Pay about $2,500 to study English in Singapore and be taught by trainee teachers. Food and accommodation included, too.
That was the deal.
But the trainee teachers turned out to be students, and accommodation was packed rooms in an Ang Mo Kio townhouse shared by a family and about a dozen Laotian students.
The Horizon Gardens townhouse has five bedrooms and is about the size of three 4-room flats.
The townhouse unit is owned by Mr Rayvan Ho, who also runs Aedno Learning Studio, where the students attend English classes.
But not everybody is happy with the arrangement.
Neighbours complained about the living arrangement and the parent of one of the students - aged between 12 and 20 - told The New Paper he is not getting his money's worth.
Neighbours have complained to the Ministry of Education (MOE) and the Council of Private Education (CPE).
An MOE spokesman said they are working with the CPE to address the matter.
It seems this is not the first time CPE has received feedback about Mr Ho's arrangements.
Neighbours told TNP that since early last month, they had noticed about 40 Laotian children at the unit. More than a dozen of them stay in the townhouse.
Some residents complained they were rowdy.
But estate manager Mark Chua said his hands were tied.
He said he had approached Mr Ho with regard to the Laotian children staying at his unit, but Mr Ho claimed the children were friends and relatives, and had nothing to do with business interests.
Mr Chua said: "Under house rules, tenants are not allowed to sublet but it doesn't state that owners aren't allowed to have guests staying over."
He added there had not been any official complaints about the issue.
But if there is, he will refer the matter to the Building and Construction Authority.
He added he has given Mr Ho the benefit of the doubt.
Mr Chua added: "When residents ask me why there are so many children, I say they are his friends and relatives."
When TNP asked Mr Ho late last month about the students in his home, he said he was helping a friend host the students.
He said: "There are a lot of people in Singapore doing this, trying to make a living. We are doing this on a personal basis."
He declined to comment further.
While it appears his school is not breaking any rules, it is unclear if Mr Ho is allowed to house the students at his home.
Two students told TNP there were eight of them staying in Mr Ho's home - three to four in a room - and they had no complaints.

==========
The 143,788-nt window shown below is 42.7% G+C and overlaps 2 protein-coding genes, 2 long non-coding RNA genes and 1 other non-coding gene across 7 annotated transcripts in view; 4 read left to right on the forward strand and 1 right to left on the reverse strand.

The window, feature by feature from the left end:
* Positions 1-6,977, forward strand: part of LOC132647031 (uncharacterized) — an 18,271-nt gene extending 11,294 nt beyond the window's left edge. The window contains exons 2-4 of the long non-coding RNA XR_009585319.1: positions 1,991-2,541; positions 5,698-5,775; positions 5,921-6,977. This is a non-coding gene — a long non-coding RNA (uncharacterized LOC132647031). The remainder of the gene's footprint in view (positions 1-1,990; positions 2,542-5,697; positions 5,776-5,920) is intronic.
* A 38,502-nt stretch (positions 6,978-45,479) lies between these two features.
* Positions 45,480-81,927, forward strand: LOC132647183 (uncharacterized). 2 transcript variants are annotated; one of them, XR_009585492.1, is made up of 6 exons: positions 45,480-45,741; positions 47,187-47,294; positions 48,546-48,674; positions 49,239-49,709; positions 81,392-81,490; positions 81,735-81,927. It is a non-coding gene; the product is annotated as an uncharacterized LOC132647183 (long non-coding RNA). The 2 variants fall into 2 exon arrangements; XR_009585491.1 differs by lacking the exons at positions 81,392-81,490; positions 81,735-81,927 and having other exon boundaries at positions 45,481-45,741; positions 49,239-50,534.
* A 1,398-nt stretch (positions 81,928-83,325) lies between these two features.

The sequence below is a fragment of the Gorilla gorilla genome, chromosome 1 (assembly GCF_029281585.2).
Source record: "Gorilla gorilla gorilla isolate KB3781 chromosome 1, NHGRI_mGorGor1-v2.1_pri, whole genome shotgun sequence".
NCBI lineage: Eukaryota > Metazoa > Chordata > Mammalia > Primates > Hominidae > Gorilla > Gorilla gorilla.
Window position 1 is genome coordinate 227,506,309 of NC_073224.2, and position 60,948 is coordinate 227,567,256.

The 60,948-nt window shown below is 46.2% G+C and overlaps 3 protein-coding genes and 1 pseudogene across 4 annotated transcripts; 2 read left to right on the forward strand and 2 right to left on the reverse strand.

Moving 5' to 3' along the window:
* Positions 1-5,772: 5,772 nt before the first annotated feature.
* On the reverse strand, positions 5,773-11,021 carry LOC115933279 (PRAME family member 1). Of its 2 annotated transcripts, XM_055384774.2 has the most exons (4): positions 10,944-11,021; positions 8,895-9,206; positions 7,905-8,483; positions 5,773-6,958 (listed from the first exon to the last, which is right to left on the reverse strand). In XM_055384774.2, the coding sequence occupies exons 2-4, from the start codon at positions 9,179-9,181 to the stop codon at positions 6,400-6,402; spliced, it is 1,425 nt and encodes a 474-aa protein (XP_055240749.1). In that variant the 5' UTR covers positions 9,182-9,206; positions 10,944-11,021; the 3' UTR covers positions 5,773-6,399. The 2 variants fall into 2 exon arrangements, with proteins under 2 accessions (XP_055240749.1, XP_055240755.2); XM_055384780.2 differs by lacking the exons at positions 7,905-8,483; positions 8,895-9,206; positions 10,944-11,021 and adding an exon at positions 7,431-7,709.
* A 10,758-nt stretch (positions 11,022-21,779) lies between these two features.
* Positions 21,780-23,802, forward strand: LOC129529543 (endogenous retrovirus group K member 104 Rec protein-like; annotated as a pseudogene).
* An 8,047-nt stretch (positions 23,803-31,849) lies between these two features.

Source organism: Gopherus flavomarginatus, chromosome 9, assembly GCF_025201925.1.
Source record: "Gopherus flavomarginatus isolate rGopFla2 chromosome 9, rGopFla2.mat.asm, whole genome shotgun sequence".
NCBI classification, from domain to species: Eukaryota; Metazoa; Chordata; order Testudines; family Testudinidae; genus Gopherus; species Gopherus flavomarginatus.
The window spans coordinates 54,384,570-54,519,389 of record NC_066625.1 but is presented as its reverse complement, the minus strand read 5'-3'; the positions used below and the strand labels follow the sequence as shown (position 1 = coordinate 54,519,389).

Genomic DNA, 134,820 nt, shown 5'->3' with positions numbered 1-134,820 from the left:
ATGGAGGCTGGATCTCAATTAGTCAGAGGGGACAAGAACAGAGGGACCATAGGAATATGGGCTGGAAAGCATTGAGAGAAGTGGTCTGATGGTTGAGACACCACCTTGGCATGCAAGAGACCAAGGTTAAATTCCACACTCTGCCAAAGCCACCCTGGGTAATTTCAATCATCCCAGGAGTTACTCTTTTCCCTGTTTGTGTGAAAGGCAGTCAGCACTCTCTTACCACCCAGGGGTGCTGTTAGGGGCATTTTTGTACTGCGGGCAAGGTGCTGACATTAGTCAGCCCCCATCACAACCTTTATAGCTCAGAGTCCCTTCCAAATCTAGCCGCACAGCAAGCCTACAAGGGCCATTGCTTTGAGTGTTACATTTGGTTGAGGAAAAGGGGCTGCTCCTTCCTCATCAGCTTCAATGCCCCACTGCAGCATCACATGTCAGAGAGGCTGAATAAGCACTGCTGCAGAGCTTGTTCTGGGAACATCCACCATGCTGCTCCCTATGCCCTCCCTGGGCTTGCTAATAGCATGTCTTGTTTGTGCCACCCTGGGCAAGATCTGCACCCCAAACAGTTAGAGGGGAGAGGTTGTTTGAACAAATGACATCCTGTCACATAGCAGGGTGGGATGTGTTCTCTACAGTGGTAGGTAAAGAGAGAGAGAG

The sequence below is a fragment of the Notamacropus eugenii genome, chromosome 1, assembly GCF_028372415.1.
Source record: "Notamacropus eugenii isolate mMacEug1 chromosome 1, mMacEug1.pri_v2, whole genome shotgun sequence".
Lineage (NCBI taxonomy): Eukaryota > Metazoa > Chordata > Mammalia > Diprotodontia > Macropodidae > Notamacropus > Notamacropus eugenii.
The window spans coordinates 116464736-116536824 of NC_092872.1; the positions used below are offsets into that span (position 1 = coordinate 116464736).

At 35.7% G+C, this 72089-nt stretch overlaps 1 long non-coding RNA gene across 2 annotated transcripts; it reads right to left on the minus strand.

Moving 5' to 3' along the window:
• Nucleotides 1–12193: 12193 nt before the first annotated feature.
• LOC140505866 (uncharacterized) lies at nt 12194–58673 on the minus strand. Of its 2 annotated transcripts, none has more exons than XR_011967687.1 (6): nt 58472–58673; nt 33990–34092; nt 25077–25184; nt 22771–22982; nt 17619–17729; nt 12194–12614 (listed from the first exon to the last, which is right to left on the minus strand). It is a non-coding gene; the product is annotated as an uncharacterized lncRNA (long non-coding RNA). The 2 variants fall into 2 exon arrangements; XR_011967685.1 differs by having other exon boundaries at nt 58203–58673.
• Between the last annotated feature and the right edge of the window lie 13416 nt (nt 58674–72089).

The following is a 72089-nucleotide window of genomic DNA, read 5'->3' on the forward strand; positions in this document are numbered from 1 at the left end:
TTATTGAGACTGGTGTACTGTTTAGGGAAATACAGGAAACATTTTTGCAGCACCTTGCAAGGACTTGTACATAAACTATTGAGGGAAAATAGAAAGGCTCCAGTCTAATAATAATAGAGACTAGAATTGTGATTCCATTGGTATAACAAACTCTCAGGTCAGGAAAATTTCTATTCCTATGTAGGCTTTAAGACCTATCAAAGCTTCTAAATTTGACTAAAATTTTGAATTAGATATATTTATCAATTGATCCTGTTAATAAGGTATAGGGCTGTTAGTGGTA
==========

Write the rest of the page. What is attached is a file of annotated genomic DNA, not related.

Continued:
The girls, aged 14 and 16, whose parents paid USD$2,200 ($2,791), said: "The studying is good, the food is good. The maid cooks for us."
The money covers food, lodging and tuition fees.
They said they study here during their July to September summer holidays.
After school, they return to Mr Ho's Horizon Gardens home.
They added that they have been arriving in batches, staying one to two months each time.
A parent of one of the Laotian students, who gave his name as Mr Rassavong, 47, said he found out about the English programme from a newspaper advertisement in Laos and subsequently attended a seminar there.
His 17-year-old son arrived in Singapore for the programme on June 30.
The civil servant who paid $1,800 for a month-long course, said he learnt about the learning and living environment from his son and other parents whose children were at the school.
"The living and learning conditions were totally different from what was promised at the seminar," he said, adding that the students are taught in the same class regardless of age.
Former associate says
Mr Tham Chien Peng said Mr Ho had approached him last year as he wanted to expand his business and teach foreign students English here.
The assistant vice-president for a training centre at a bank suggested a one-month programme.
"There was someone in Laos I knew who was keen on bringing Laotian students to Singapore, so I hooked them up," said Mr Tham, who facilitates overseas community service trips for schools.
Mr Tham said they advertised in the local media and held a seminar in Laos, which he attended. That was the extent of his involvement and he was not paid, he said.
But after the one-month course, which was attended by up to 12 students, complaints were made about the accommodation and the teachers being very young.
He said he told Mr Ho to make adjustments if he wants to continue.
"I had wanted him to recruit National Institute of Education (NIE)-trained teachers, and he told parents his teachers were NIE-trained.
But he just used fresh graduates and undergraduates from the National University of Singapore," he said.
An MOE spokesman said it is working with the Council of Private Education (CPE) to address the matter.
The CPE said it was alerted to a similar issue in July last year, and had contacted Mr Ho about it.
It added that based on the programme description offered by Mr Ho, he was not required to apply for registration under the Private Education Act, which covers full-time courses - conducted for at least a month, five days a week and for at least three hours each day.
The CPE later said it conducted an onsite check and found Mr Ho's school is not breaching any rules on the education front.
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